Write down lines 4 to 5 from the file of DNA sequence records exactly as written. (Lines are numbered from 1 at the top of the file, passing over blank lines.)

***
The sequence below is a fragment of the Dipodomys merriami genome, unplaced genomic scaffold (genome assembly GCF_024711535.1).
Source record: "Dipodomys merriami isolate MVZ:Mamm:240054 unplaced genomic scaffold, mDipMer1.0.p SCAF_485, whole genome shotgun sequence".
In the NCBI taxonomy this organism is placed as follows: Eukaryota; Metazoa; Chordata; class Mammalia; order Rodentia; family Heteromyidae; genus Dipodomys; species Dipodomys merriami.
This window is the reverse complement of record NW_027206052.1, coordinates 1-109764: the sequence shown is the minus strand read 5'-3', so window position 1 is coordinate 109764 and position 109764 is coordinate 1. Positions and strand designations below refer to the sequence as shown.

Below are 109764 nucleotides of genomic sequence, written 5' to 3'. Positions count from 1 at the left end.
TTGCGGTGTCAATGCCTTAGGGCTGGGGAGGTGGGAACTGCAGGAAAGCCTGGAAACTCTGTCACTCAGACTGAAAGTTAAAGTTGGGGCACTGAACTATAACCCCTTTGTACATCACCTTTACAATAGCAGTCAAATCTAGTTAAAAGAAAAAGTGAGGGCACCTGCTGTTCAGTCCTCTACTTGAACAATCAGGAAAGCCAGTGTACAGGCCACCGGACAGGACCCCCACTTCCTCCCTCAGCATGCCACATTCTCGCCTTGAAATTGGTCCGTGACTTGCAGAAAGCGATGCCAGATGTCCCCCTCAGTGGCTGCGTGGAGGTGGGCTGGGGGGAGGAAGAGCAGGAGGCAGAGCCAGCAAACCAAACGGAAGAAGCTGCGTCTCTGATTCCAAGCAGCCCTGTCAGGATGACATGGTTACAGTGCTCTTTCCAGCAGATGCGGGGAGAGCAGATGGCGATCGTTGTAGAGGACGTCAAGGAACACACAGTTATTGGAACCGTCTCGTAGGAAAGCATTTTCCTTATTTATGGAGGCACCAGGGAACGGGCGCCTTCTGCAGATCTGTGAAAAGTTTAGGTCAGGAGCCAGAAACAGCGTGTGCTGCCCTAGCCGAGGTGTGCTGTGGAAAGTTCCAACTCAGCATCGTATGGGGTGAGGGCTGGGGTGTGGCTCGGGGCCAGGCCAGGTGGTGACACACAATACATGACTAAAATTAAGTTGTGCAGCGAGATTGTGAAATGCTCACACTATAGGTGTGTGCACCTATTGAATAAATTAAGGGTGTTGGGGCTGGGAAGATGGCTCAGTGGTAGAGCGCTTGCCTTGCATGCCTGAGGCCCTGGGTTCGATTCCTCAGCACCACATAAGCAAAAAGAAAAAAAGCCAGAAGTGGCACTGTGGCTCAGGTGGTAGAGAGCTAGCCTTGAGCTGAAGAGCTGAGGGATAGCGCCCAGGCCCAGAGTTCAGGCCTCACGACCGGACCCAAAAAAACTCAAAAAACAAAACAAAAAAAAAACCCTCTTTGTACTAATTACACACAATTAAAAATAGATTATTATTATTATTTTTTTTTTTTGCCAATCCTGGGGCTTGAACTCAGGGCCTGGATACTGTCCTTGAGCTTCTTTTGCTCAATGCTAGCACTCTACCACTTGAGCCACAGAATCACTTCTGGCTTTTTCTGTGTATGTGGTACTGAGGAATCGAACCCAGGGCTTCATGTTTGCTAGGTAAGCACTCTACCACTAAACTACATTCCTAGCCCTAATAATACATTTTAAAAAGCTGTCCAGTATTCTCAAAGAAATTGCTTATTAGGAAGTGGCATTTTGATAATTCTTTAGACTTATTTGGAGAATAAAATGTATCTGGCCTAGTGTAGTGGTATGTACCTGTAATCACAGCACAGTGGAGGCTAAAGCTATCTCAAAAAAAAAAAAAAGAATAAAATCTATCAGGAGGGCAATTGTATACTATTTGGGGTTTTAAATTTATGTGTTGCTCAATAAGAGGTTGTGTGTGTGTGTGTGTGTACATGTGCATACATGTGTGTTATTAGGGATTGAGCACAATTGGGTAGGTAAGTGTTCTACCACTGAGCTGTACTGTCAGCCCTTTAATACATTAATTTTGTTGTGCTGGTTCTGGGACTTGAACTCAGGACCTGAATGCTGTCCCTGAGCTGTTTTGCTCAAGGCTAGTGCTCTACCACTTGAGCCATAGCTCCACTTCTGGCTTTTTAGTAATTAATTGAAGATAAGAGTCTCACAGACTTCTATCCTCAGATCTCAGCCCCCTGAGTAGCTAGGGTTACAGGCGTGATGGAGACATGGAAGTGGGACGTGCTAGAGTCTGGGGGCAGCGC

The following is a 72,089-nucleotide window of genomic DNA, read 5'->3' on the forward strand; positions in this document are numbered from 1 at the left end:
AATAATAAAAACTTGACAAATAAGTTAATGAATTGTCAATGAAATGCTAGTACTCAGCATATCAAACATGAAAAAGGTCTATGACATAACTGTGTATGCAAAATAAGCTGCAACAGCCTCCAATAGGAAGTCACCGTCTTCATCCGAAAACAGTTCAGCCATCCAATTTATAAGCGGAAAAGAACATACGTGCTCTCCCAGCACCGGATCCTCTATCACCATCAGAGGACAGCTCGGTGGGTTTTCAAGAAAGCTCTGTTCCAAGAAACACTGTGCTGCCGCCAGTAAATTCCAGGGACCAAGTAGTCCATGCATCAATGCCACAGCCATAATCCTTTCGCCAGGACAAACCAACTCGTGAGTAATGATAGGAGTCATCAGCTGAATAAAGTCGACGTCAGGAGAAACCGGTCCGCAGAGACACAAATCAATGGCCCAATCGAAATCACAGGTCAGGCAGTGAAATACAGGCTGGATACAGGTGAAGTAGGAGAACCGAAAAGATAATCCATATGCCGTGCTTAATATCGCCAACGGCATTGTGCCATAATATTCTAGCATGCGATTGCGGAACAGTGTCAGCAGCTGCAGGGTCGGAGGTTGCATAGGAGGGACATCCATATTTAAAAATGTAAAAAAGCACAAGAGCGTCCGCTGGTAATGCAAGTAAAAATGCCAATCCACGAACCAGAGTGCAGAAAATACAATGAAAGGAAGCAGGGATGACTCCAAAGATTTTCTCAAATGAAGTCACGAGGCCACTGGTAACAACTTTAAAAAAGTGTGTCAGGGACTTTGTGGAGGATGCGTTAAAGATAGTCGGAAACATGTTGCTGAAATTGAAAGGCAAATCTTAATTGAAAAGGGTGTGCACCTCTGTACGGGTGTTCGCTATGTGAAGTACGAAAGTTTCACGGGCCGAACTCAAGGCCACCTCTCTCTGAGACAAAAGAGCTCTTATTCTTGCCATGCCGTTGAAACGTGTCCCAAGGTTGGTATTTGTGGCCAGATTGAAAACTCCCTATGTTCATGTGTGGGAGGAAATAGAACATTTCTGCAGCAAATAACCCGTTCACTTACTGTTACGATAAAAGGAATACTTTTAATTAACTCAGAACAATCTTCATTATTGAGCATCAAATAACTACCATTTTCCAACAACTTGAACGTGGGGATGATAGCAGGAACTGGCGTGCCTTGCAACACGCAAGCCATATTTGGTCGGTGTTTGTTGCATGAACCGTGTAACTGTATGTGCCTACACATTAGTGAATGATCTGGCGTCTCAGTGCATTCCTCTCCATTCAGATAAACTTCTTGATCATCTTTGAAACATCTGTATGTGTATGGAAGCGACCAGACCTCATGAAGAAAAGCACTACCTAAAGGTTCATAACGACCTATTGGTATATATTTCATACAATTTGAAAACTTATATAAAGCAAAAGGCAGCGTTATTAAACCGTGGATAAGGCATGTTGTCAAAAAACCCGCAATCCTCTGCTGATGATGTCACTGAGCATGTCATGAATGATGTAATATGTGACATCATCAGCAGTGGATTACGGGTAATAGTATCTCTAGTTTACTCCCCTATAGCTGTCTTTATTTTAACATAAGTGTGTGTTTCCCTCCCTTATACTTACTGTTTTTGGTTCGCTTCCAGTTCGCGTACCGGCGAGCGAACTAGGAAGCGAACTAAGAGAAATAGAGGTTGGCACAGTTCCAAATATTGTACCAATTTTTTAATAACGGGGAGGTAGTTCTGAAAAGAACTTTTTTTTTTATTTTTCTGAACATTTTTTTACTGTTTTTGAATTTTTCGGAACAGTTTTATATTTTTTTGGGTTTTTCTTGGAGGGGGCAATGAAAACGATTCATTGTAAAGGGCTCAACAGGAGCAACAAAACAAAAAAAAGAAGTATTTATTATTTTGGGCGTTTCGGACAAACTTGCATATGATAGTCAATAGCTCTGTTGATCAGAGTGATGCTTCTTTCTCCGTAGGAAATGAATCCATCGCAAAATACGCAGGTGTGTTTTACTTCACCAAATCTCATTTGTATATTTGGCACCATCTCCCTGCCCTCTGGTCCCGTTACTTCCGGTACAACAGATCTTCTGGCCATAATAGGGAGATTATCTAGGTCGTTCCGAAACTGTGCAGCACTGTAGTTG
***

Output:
This window is the reverse complement of record NW_027206052.1, coordinates 1-109764: the sequence shown is the minus strand read 5'-3', so window position 1 is coordinate 109764 and position 109764 is coordinate 1. Positions and strand designations below refer to the sequence as shown.

Below are 109764 nucleotides of genomic sequence, written 5' to 3'. Positions count from 1 at the left end.